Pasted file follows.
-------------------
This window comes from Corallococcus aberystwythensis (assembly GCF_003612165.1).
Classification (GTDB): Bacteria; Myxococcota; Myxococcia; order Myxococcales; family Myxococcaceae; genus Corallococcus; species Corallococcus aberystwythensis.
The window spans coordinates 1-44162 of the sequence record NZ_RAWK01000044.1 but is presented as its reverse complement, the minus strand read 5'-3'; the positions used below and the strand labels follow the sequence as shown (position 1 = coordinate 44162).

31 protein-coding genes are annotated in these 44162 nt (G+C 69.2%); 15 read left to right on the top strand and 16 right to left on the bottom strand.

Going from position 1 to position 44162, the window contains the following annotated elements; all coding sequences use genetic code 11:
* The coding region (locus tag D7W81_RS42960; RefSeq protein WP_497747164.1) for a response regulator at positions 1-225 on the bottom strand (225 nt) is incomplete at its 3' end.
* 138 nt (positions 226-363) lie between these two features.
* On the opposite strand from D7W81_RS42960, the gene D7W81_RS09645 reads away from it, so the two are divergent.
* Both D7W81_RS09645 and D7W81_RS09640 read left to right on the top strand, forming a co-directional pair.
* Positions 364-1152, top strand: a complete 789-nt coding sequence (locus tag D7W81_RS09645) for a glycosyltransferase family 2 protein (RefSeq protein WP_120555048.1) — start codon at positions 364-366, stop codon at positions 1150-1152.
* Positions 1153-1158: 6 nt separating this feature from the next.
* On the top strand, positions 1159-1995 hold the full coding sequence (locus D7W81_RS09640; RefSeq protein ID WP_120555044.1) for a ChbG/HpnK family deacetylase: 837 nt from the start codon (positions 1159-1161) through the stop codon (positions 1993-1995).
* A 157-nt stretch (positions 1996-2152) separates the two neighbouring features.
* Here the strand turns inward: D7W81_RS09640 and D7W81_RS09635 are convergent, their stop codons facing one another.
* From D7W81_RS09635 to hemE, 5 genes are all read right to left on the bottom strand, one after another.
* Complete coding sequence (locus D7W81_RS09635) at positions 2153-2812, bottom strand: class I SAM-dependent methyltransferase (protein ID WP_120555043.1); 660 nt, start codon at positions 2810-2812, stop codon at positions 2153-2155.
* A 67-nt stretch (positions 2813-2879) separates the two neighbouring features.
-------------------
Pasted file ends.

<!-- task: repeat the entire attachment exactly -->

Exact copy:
This window comes from Corallococcus aberystwythensis (assembly GCF_003612165.1).
Classification (GTDB): Bacteria; Myxococcota; Myxococcia; order Myxococcales; family Myxococcaceae; genus Corallococcus; species Corallococcus aberystwythensis.
The window spans coordinates 1-44162 of the sequence record NZ_RAWK01000044.1 but is presented as its reverse complement, the minus strand read 5'-3'; the positions used below and the strand labels follow the sequence as shown (position 1 = coordinate 44162).

31 protein-coding genes are annotated in these 44162 nt (G+C 69.2%); 15 read left to right on the top strand and 16 right to left on the bottom strand.

Going from position 1 to position 44162, the window contains the following annotated elements; all coding sequences use genetic code 11:
* The coding region (locus tag D7W81_RS42960; RefSeq protein WP_497747164.1) for a response regulator at positions 1-225 on the bottom strand (225 nt) is incomplete at its 3' end.
* 138 nt (positions 226-363) lie between these two features.
* On the opposite strand from D7W81_RS42960, the gene D7W81_RS09645 reads away from it, so the two are divergent.
* Both D7W81_RS09645 and D7W81_RS09640 read left to right on the top strand, forming a co-directional pair.
* Positions 364-1152, top strand: a complete 789-nt coding sequence (locus tag D7W81_RS09645) for a glycosyltransferase family 2 protein (RefSeq protein WP_120555048.1) — start codon at positions 364-366, stop codon at positions 1150-1152.
* Positions 1153-1158: 6 nt separating this feature from the next.
* On the top strand, positions 1159-1995 hold the full coding sequence (locus D7W81_RS09640; RefSeq protein ID WP_120555044.1) for a ChbG/HpnK family deacetylase: 837 nt from the start codon (positions 1159-1161) through the stop codon (positions 1993-1995).
* A 157-nt stretch (positions 1996-2152) separates the two neighbouring features.
* Here the strand turns inward: D7W81_RS09640 and D7W81_RS09635 are convergent, their stop codons facing one another.
* From D7W81_RS09635 to hemE, 5 genes are all read right to left on the bottom strand, one after another.
* Complete coding sequence (locus D7W81_RS09635) at positions 2153-2812, bottom strand: class I SAM-dependent methyltransferase (protein ID WP_120555043.1); 660 nt, start codon at positions 2810-2812, stop codon at positions 2153-2155.
* A 67-nt stretch (positions 2813-2879) separates the two neighbouring features.